In addition to Krause end bulbs that detect cold and Ruffini endings that detect warmth, there are different types of cold receptors on some free nerve endings: thermoreceptors, located in the dermis, skeletal muscles, liver, and hypothalamus, that are activated by different temperatures. Their pathways into the brain run from the spinal cord through the thalamus to the primary somatosensory cortex. Warmth and cold information from the face travels through one of the cranial nerves to the brain. You know from experience that a tolerably cold or hot stimulus can quickly progress to a much more intense stimulus that is no longer tolerable. Any stimulus that is too intense can be perceived as pain because temperature sensations are conducted along the same pathways that carry pain sensations

Pain

Pain is the name given to nociception    , which is the neural processing of injurious stimuli in response to tissue damage. Pain is caused by true sources of injury, such as contact with a heat source that causes a thermal burn or contact with a corrosive chemical. But pain also can be caused by harmless stimuli that mimic the action of damaging stimuli, such as contact with capsaicins, the compounds that cause peppers to taste hot and which are used in self-defense pepper sprays and certain topical medications. Peppers taste “hot” because the protein receptors that bind capsaicin open the same calcium channels that are activated by warm receptors.

Nociception starts at the sensory receptors, but pain, inasmuch as it is the perception of nociception, does not start until it is communicated to the brain. There are several nociceptive pathways to and through the brain. Most axons carrying nociceptive information into the brain from the spinal cord project to the thalamus (as do other sensory neurons) and the neural signal undergoes final processing in the primary somatosensory cortex. Interestingly, one nociceptive pathway projects not to the thalamus but directly to the hypothalamus in the forebrain, which modulates the cardiovascular and neuroendocrine functions of the autonomic nervous system. Recall that threatening—or painful—stimuli stimulate the sympathetic branch of the visceral sensory system, readying a fight-or-flight response.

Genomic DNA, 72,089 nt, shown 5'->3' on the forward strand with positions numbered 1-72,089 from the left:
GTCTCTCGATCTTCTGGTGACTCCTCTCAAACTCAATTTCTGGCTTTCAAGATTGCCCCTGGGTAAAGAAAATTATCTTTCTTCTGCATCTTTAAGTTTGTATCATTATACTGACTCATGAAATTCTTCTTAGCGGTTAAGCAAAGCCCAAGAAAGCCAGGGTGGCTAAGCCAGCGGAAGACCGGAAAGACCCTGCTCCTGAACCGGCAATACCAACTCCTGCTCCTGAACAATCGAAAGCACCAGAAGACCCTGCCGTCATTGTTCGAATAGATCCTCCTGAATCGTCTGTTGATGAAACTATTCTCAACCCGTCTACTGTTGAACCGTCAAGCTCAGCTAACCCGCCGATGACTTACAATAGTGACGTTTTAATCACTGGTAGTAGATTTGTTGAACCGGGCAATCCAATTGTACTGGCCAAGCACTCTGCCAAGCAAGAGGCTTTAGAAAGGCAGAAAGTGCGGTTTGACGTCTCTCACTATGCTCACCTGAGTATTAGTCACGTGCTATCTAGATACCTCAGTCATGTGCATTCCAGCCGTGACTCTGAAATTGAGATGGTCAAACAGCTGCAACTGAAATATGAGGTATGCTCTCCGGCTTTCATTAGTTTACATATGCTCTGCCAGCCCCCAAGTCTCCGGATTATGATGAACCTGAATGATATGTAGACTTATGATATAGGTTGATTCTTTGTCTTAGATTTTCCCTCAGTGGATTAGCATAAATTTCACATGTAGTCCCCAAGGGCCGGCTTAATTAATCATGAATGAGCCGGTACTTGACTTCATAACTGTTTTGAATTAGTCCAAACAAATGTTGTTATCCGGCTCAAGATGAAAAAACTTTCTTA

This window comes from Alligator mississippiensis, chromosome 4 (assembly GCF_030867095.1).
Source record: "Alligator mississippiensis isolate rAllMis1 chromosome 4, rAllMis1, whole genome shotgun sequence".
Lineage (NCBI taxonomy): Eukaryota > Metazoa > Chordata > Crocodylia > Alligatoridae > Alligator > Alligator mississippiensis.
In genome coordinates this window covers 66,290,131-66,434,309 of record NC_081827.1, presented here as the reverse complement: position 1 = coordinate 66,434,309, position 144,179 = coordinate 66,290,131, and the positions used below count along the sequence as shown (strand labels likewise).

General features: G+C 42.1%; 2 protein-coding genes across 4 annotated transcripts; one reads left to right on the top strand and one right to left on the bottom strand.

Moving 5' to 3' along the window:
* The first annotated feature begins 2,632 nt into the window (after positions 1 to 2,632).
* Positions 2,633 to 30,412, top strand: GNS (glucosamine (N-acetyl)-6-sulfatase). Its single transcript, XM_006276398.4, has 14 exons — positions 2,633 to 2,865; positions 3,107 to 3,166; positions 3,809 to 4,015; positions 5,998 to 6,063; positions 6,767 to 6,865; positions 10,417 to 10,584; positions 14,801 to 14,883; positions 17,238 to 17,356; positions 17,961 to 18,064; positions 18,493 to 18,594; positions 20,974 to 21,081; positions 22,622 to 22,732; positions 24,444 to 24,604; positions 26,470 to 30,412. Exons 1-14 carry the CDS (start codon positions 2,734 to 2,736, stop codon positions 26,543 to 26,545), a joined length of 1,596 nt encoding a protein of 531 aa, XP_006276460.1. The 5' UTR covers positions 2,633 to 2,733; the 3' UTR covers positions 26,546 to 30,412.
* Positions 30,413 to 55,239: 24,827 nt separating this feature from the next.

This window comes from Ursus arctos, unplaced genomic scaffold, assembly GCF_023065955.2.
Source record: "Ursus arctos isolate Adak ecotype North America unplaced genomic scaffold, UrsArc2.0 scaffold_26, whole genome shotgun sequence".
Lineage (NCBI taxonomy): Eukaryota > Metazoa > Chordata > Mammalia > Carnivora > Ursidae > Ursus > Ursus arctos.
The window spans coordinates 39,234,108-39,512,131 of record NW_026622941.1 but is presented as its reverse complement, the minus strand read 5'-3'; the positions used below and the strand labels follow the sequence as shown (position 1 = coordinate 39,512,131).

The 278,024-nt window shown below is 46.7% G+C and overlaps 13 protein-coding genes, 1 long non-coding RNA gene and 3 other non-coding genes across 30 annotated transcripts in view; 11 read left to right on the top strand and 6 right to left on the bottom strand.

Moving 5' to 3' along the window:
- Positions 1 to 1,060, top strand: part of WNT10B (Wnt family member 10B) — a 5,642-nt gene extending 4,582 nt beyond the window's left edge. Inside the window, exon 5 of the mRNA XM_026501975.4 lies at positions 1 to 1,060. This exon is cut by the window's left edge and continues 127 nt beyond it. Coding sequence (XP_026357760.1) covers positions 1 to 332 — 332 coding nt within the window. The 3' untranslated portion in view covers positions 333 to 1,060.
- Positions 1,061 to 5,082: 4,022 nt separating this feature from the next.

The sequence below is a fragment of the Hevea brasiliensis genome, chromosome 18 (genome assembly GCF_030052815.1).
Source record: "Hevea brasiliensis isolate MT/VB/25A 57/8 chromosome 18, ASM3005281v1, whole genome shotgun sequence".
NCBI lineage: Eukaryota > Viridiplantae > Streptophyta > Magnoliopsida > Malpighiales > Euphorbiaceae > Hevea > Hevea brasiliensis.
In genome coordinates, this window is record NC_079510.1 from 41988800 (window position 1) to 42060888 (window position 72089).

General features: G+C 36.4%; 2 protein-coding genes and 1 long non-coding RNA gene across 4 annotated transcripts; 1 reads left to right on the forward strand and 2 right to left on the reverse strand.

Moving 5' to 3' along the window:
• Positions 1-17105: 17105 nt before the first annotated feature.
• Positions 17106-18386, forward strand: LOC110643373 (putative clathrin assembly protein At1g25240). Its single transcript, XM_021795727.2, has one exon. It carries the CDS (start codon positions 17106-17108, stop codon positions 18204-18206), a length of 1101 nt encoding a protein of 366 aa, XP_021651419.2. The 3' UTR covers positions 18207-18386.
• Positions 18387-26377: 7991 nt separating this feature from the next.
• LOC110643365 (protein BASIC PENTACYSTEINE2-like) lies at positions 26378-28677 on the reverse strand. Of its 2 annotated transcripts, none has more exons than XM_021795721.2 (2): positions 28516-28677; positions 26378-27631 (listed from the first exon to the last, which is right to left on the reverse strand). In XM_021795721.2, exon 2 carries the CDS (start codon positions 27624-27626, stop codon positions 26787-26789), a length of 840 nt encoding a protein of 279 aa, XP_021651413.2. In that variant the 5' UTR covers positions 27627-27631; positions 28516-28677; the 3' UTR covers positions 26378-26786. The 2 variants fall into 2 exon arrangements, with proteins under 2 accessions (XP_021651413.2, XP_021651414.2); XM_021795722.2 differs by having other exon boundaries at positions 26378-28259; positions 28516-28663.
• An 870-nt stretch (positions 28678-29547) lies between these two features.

View this video that animates the five phases of nociceptive pain.

Section summary

Somatosensation includes all sensation received from the skin and mucous membranes, as well as from the limbs and joints. Somatosensation occurs all over the exterior of the body and at some interior locations as well, and a variety of receptor types, embedded in the skin and mucous membranes, play a role.

There are several types of specialized sensory receptors. Rapidly adapting free nerve endings detect nociception, hot and cold, and light touch. Slowly adapting, encapsulated Merkel’s disks are found in fingertips and lips, and respond to light touch. Meissner’s corpuscles, found in glabrous skin, are rapidly adapting, encapsulated receptors that detect touch, low-frequency vibration, and flutter. Ruffini endings are slowly adapting, encapsulated receptors that detect skin stretch, joint activity, and warmth. Hair receptors are rapidly adapting nerve endings wrapped around the base of hair follicles that detect hair movement and skin deflection. Finally, Pacinian corpuscles are encapsulated, rapidly adapting receptors that detect transient pressure and high-frequency vibration.

Art connections

[link] Which of the following statements about mechanoreceptors is false?

  1. Pacini corpuscles are found in both glabrous and hairy skin.
  2. Merkel’s disks are abundant on the fingertips and lips.
  3. Ruffini endings are encapsulated mechanoreceptors.
  4. Meissner’s corpuscles extend into the lower dermis.

[link] D

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Source:  OpenStax, Biology. OpenStax CNX. Feb 29, 2016 Download for free at http://cnx.org/content/col11448/1.10